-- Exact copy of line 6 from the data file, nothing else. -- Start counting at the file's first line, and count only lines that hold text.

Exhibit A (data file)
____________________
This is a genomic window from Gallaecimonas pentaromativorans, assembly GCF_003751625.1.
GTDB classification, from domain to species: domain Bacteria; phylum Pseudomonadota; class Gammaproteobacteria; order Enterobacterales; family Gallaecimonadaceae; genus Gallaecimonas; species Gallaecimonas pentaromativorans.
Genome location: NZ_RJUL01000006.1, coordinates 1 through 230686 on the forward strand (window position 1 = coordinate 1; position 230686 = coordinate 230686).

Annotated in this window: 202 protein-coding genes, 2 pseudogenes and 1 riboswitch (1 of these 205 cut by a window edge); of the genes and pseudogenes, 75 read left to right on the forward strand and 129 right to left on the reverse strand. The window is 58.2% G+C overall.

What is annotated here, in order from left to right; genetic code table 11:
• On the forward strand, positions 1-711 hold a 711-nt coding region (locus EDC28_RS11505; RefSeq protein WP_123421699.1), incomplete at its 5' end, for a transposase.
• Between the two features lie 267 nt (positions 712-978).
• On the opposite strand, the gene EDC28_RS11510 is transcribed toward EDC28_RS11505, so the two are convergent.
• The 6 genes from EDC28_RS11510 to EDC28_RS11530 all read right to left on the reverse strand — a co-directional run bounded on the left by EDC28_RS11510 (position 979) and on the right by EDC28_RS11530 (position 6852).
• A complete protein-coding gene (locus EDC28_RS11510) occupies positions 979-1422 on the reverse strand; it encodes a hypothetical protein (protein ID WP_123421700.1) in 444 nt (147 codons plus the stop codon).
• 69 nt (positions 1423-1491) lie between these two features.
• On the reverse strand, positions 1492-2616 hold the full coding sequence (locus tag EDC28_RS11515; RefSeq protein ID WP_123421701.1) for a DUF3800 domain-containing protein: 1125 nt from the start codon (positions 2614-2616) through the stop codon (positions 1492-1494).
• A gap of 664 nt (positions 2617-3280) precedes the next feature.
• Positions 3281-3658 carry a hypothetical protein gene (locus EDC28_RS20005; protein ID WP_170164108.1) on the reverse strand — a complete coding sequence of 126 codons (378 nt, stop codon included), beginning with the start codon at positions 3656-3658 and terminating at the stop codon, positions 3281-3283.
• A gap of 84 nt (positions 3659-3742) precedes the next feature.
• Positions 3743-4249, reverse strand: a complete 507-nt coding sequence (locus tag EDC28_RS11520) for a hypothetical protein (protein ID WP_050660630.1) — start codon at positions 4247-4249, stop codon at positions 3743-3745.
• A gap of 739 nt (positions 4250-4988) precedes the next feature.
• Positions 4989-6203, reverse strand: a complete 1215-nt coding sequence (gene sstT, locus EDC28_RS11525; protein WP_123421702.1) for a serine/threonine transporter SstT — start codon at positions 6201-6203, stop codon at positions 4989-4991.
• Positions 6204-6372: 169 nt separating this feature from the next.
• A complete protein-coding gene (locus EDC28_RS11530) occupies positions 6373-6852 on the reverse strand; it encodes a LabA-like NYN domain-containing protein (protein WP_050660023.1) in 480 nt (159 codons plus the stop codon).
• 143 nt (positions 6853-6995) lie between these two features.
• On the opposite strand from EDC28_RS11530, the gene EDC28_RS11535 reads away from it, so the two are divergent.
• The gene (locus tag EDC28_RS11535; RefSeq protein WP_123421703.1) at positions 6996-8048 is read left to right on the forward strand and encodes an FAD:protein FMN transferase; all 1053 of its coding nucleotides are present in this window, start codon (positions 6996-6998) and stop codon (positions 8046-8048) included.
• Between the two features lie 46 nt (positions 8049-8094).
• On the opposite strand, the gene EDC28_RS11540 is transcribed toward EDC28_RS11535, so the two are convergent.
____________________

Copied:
• On the forward strand, positions 1-711 hold a 711-nt coding region (locus EDC28_RS11505; RefSeq protein WP_123421699.1), incomplete at its 5' end, for a transposase.